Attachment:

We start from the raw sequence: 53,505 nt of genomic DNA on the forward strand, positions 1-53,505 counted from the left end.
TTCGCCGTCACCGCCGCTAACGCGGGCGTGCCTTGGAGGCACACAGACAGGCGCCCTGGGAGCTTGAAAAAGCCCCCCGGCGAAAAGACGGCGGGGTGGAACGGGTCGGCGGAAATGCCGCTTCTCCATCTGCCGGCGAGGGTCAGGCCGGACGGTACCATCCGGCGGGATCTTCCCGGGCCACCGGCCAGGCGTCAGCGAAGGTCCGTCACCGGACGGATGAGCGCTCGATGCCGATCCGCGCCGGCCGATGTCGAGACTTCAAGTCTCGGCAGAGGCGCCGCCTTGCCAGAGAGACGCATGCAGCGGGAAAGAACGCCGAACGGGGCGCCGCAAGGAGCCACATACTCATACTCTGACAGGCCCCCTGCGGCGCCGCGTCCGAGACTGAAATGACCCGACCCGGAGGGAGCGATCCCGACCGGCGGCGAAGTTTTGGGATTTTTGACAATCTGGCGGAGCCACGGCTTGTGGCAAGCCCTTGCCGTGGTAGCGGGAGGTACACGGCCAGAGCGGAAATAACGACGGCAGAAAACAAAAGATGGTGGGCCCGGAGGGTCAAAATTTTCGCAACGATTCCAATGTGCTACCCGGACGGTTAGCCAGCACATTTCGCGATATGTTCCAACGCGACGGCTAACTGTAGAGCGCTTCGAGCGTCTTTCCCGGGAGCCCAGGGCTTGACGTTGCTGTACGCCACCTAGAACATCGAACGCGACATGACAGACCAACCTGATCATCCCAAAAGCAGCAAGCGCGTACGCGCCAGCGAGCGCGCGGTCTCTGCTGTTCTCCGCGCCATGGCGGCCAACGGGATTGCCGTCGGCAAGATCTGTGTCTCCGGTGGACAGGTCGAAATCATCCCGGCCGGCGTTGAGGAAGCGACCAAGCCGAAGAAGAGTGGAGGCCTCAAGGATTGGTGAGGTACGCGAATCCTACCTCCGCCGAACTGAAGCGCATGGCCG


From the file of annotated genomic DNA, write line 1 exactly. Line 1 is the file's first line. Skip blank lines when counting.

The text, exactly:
We start from the raw sequence: 53,505 nt of genomic DNA on the forward strand, positions 1-53,505 counted from the left end.